The abuse of opioids is affecting communities throughout the nation including Cary. Last year Cary saw a 40% increase in fatal overdoses and a 135% increase in non-fatal overdoses, resulting in a 70% overall increase in overdoses.
Cary is committed to offering solutions to this pressing health crisis and increasing the public’s understanding of opioid misuse. The Town is planning to pilot a wastewater monitoring project that would generate opioid consumption data by measuring concentrations of opioid metabolites in sewage. Expected to occur over a 12-week period in the spring and summer 2018, this innovative way of collecting and sharing data could provide another useful tool for healthcare officials and educators focused on developing programs that help those at risk in our community.
How It Works
The Town is working with Biobot Analytics, a company that provides opioid testing and data analytics services. Town staff will install and operate wastewater sampling devices, or robots, within the sewer system. Ten sampling locations have been selected within Cary’s wastewater collection system by a team of public health officials, scientists and utility managers.
The wastewater sampling devices are discreet and do not affect the operation of the sewer system. The opioid consumption data generated will be an aggregate of wastewater collected over a 24-hour period of 4,000 to 15,000 homes. That is equal to collecting 2.5 gallons out of approximately 200,000 to 800,000 gallons of wastewater. Individual homes or residents cannot be identified when monitoring at that level.
Opioids and opioid metabolites will be monitored and calculated into a consumption rate of a daily dosage per a population of 1,000. The project will estimate total opioid consumption including: Morphine, Hydromorphone, Hydrocodone, Oxycodone, Codeine, Dihydrocodeine, Tramadol, Heroin, Fentanyl.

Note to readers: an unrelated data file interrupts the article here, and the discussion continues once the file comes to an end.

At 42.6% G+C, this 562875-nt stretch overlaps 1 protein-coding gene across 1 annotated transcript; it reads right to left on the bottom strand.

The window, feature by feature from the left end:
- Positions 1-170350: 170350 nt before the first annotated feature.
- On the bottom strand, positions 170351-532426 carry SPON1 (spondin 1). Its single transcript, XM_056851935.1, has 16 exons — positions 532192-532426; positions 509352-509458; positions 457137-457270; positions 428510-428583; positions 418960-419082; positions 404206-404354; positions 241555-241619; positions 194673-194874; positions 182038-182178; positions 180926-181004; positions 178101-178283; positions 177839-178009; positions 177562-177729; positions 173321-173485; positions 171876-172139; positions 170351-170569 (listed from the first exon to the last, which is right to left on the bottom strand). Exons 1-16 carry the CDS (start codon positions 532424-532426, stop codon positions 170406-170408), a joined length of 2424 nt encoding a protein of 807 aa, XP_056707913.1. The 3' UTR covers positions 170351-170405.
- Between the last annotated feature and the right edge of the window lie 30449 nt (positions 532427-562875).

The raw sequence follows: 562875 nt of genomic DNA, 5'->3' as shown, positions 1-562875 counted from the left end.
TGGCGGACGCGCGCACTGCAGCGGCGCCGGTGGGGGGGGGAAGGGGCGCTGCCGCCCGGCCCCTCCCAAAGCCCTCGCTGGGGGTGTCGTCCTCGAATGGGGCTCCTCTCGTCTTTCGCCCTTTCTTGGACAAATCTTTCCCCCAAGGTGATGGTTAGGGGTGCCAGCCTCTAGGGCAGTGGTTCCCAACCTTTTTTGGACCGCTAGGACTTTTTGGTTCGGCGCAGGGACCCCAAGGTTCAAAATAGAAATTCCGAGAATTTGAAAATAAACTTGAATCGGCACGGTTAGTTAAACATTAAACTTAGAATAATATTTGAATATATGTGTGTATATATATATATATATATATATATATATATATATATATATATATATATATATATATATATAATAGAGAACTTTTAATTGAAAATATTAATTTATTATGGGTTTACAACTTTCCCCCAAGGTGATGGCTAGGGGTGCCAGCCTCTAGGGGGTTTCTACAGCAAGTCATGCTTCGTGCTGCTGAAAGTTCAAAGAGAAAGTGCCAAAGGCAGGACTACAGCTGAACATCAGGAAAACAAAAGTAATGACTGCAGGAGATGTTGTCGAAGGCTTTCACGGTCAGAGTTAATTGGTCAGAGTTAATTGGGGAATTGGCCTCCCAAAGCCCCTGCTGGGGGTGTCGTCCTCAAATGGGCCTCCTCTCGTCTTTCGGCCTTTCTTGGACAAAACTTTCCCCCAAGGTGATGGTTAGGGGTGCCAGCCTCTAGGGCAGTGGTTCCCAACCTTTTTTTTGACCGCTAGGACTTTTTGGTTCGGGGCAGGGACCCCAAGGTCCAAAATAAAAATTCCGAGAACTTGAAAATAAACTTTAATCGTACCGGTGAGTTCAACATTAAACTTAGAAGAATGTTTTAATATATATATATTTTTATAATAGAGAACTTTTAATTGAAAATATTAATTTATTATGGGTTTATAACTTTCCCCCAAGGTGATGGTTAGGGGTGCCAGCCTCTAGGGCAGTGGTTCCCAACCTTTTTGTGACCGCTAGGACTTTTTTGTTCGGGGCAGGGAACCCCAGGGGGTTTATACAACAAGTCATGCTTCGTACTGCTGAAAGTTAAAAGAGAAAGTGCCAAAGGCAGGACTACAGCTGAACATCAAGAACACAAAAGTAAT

Project BenefitsThe pilot project will begin the development of a baseline data set that could replace overdoses as the standard metric used to gauge opioid consumption. Counting overdoses relies on damage control instead of the near-real time response wastewater monitoring could provide.
Cary will share aggregate data with public health officials and educators so that effective programs can be deployed and tailored to address those at risk.
The pilot is also expected to increase the public’s awareness of local opioid usage trends and encourage discussions among families as a pathway to recovery from addiction.
This is an innovative approach as previous efforts around the world have included whole-city sampling at the headworks of water reclamation facilities.
The pilot project will cost approximately $100,000 and will be funded through a grant received from Bloomberg Philanthropies. The funds are a part of the Mayors Challenge program, designed to help city leaders tackle today's toughest problems.